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by Marc Singer

Yesterday, Anne Benson was an average young woman, who worked in an average political lobbying group's office and just happened to be able to lift average cars. (This last fact, naturally, she concealed from everyone around her. Or she thought she did.) Today, Anne was on the run from a government agency called SIRECOM, waiting in her boyfriend's apartment while he got a motel room for her and her grandfather Otto.

Her grandpa Otto, whose real name was Harvey Hauptmann. Who was the inspiration for the comic-book hero Overman. Who spent most of World War II in a Georgia prison because a War Department official named Owen feared him. Who was genetically responsible for Anne's tremendous powers.

And Anne thought she had a big secret...

They were sitting in Rich's kitchen, drinking coffee—all the talking had made Otto/Harvey thirsty. Anne waited until he finished a long sip, and asked, "So why did they let you out? It isn't like you stopped being superhuman."

"No, I didn't. But my value as a prisoner became outweighed by my value as a killer and a guinea pig."

In 1944, somebody—Eisenhower probably, but I'll never know—decided that I could do a lot more for the war effort than sit around in the Georgia hills. Owen, apparently, was livid. Eisenhower told me that he protested all the way up to Roosevelt, but apparently by that time the generals had persuaded FDR to send me into combat. So one day, a couple generals came into the camp and told me that my "testing" was over, and asked if I wanted to go into action. I was eager to get out of Fort Deliverance and start saving some American boys, so naturally I said yes.

After some crash-course combat training (modified to suit my personal talents; why teach me to use a rifle when I'm ten times as deadly lobbing a rock?), I was flown out to Europe. Our boys had been there all summer, and Paris was liberated the week before I arrived. It was a grand old time to be making the world safe for democracy.

I was put in a very small, very elite unit that could be trusted to keep quiet about my powers. They were mostly around to provide support and cover for me, while I did my thing. We worked behind the Nazi lines, sabotaging convoys and destroying supplies.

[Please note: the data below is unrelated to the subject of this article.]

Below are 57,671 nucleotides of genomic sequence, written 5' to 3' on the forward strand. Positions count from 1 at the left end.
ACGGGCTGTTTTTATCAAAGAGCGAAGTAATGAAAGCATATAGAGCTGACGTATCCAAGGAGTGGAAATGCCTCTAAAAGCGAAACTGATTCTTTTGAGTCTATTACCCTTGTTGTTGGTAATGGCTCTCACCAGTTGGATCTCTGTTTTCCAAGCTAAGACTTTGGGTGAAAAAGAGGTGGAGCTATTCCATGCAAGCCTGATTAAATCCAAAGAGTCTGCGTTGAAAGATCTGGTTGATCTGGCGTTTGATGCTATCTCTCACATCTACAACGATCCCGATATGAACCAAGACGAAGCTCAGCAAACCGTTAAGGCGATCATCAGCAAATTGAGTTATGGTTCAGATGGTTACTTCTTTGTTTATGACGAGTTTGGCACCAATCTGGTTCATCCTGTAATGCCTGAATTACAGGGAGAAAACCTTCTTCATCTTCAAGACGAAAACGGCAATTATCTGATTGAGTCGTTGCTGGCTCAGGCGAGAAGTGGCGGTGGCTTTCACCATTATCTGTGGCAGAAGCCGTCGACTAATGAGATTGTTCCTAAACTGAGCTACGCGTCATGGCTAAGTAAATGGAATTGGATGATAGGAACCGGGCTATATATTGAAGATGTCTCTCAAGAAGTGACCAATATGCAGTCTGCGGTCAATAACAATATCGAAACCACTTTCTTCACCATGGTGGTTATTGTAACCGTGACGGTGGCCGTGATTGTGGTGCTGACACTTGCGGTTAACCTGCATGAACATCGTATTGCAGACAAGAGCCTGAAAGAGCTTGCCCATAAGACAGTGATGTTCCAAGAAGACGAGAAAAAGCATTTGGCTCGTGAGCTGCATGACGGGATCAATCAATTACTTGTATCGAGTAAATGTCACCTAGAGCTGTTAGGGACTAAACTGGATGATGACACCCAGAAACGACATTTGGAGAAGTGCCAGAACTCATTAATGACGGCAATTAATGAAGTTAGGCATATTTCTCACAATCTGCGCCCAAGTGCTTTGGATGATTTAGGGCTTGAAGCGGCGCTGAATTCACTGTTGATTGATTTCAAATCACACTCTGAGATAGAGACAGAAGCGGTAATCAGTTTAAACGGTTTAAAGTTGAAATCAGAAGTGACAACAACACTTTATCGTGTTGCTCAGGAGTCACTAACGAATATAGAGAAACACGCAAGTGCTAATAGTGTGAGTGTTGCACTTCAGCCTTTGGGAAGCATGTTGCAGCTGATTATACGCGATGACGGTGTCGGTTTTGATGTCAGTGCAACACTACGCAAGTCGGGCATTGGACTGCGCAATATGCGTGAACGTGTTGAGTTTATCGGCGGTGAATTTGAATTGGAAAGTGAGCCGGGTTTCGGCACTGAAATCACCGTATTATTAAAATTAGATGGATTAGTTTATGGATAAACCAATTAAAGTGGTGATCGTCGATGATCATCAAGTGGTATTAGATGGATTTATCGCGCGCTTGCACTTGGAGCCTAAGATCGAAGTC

I went there expecting to win the war in a day, but some problems are too big for one man to end, even an Overman. I helped out a bit, but ultimately I didn't make that much of a difference. Except for the Battle of the Bulge; the thick Ardennes Forest was ideal for hiding my actions, and I really cut a swath through the Nazis. I probably saved a lot of Allied lives.

But that was balanced by all the Nazis I killed. I was every bit as brutal as when I assaulted Butch. But this time the government said it was okay, and so "murder" became "heroism."

To be fair, I wasn't the only murderer; and the Nazis would have murdered me quite happily, if they could've. Still, the death really got to me... especially the machines. All the tanks, machine guns, mortars, all the clever ways men had thought up to kill other men. And I had probably helped build some of those machines, or ones like them.

I made a special effort to destroy the machines. The machines that ground up men and spat them out. Panzers got rolled over, their barrels twisted like pretzels. And I couldn't knock the Messerschmidts and Junkers out of the sky, but I sure trashed them when I caught them on the ground.

The war dragged on, and my unit pushed further and further into Nazi territory. And then I discovered the worst killing machine of them all.

I was the first one to see Buchenwald.

Don't believe all the other accounts of the camp's liberation. My unit's main duty was to keep my existence a secret. They made sure there were no official records of my existence, and they stonewalled any nosy journalists.

By April of 1945, we had pushed pretty far into Germany. I knew there was a major Nazi industrial base in the area—the Germans were sending trains into it like there was no tomorrow—but the top brass said that Washington didn't want us to go near it. Didn't have enough "strategic value," and it would've just slowed our march to Berlin.

Yet I was obsessed with that base. I had such a feeling of dread about it, and pain. Maybe I have a little bit of that thing you have, where you can read people's minds. Thank God I didn't have too much of it.

One night I couldn't resist my urges, and I pushed towards the base, leaping an eighth of a mile with each stride, leaving my unit scrambling to catch up. I smashed through every obstacle along the way, looking for the tracks that would lead me to the base.

I found them, all right. And I saw the bodies stacked up beside them. They were so many, piled so high. I thought the Nazis put them there because they were out of room, and out of time to bury them.

I thought they were all soldiers, you see. But as I ran along the tracks I began to notice the small, child-size bundles....

I gathered both speed and dread with each step. I grew very afraid of what I would find at the camp. At Buchenwald.

I found walking skeletons, packed much tighter and bled much thinner than the refugees at Butch's ever had been. I found the furnaces belching out smoke, and I saw what fueled them. And I saw the mounds of corpses, waiting to go to open graves, or incinerators. And on each and every one of them, a little six-pointed star or pink triangle telling me that these people were getting massacred just because they were different.